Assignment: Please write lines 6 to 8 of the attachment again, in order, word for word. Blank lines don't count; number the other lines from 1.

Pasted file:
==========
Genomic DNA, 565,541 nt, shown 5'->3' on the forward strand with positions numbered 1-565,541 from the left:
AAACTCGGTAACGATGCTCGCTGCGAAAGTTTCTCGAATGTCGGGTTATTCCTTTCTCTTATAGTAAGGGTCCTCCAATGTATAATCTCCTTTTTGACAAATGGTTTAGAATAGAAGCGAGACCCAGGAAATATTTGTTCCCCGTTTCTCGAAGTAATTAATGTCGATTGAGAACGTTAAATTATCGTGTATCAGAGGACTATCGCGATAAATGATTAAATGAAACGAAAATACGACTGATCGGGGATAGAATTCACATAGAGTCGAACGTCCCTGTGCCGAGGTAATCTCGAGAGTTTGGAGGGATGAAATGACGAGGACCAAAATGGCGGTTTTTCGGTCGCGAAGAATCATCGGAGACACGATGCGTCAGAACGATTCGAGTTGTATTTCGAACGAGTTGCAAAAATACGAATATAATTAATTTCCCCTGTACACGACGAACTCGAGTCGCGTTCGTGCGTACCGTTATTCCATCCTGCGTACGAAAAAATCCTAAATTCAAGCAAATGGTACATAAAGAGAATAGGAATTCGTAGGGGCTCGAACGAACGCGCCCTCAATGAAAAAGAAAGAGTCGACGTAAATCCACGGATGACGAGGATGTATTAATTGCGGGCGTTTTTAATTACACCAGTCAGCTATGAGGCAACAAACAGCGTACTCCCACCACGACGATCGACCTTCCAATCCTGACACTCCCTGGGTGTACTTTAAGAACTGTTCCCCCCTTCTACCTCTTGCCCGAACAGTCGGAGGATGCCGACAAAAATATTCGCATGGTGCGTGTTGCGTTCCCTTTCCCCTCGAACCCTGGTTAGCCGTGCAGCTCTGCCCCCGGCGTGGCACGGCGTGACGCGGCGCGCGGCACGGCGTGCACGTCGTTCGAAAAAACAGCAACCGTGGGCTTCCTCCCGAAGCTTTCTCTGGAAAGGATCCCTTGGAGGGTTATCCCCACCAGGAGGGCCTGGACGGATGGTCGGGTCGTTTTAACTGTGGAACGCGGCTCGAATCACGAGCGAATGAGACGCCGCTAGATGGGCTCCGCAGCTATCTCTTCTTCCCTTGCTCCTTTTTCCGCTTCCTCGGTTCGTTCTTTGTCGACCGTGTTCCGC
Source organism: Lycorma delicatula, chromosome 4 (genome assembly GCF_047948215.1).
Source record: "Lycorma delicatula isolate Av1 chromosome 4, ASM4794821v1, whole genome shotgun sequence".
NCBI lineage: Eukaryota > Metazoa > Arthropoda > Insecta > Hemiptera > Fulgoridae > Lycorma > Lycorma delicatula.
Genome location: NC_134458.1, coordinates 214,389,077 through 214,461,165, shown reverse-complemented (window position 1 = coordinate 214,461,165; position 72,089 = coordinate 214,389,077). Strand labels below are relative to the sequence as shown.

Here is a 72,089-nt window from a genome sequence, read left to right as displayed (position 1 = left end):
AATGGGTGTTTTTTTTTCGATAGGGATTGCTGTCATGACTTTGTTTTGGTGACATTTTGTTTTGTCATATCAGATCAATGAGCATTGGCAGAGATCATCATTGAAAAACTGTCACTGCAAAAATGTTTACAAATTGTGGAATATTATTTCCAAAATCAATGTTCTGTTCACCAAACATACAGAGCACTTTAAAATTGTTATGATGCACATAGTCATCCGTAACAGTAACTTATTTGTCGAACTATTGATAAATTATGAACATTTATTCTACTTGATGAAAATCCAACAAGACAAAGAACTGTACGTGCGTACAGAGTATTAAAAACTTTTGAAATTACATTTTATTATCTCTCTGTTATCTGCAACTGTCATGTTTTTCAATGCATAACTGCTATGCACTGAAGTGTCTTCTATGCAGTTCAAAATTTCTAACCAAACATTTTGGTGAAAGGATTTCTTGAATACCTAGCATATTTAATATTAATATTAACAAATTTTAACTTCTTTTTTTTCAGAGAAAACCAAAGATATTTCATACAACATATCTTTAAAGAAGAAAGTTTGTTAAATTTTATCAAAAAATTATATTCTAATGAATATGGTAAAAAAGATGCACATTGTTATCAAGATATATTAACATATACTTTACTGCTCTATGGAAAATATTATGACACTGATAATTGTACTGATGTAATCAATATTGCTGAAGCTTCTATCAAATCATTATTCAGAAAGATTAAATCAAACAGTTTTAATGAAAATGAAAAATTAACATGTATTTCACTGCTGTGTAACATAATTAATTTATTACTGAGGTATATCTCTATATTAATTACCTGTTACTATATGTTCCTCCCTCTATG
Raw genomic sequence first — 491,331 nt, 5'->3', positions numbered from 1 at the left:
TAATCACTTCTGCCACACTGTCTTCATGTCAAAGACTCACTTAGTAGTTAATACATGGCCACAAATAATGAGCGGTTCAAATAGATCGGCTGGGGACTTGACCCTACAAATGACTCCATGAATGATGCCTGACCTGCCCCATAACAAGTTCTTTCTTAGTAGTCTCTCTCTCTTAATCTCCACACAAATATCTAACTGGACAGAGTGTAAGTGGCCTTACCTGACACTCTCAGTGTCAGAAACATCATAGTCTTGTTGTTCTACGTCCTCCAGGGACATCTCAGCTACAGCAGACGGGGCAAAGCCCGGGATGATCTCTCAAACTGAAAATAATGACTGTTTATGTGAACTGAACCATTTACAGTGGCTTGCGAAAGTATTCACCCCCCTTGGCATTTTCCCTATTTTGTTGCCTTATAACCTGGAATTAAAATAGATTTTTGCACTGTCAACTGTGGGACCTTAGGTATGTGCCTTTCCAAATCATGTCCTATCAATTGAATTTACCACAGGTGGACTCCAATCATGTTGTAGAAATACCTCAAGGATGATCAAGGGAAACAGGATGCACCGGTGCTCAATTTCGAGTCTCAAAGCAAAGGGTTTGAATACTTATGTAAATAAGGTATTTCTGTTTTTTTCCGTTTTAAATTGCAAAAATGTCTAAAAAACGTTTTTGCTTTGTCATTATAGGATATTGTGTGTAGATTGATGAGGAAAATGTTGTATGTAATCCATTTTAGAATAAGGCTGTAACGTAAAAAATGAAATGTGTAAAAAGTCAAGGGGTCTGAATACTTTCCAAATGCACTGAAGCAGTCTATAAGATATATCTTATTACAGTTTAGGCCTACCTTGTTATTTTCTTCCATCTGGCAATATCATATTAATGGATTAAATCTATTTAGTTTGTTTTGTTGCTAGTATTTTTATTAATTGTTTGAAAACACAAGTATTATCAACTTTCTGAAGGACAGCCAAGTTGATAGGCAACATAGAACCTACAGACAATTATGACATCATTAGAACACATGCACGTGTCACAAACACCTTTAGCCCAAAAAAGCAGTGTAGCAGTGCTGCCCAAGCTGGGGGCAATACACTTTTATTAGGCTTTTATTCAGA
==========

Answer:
Genome location: NC_134458.1, coordinates 214,389,077 through 214,461,165, shown reverse-complemented (window position 1 = coordinate 214,461,165; position 72,089 = coordinate 214,389,077). Strand labels below are relative to the sequence as shown.

Here is a 72,089-nt window from a genome sequence, read left to right as displayed (position 1 = left end):
AATGGGTGTTTTTTTTTCGATAGGGATTGCTGTCATGACTTTGTTTTGGTGACATTTTGTTTTGTCATATCAGATCAATGAGCATTGGCAGAGATCATCATTGAAAAACTGTCACTGCAAAAATGTTTACAAATTGTGGAATATTATTTCCAAAATCAATGTTCTGTTCACCAAACATACAGAGCACTTTAAAATTGTTATGATGCACATAGTCATCCGTAACAGTAACTTATTTGTCGAACTATTGATAAATTATGAACATTTATTCTACTTGATGAAAATCCAACAAGACAAAGAACTGTACGTGCGTACAGAGTATTAAAAACTTTTGAAATTACATTTTATTATCTCTCTGTTATCTGCAACTGTCATGTTTTTCAATGCATAACTGCTATGCACTGAAGTGTCTTCTATGCAGTTCAAAATTTCTAACCAAACATTTTGGTGAAAGGATTTCTTGAATACCTAGCATATTTAATATTAATATTAACAAATTTTAACTTCTTTTTTTTCAGAGAAAACCAAAGATATTTCATACAACATATCTTTAAAGAAGAAAGTTTGTTAAATTTTATCAAAAAATTATATTCTAATGAATATGGTAAAAAAGATGCACATTGTTATCAAGATATATTAACATATACTTTACTGCTCTATGGAAAATATTATGACACTGATAATTGTACTGATGTAATCAATATTGCTGAAGCTTCTATCAAATCATTATTCAGAAAGATTAAATCAAACAGTTTTAATGAAAATGAAAAATTAACATGTATTTCACTGCTGTGTAACATAATTAATTTATTACTGAGGTATATCTCTATATTAATTACCTGTTACTATATGTTCCTCCCTCTATG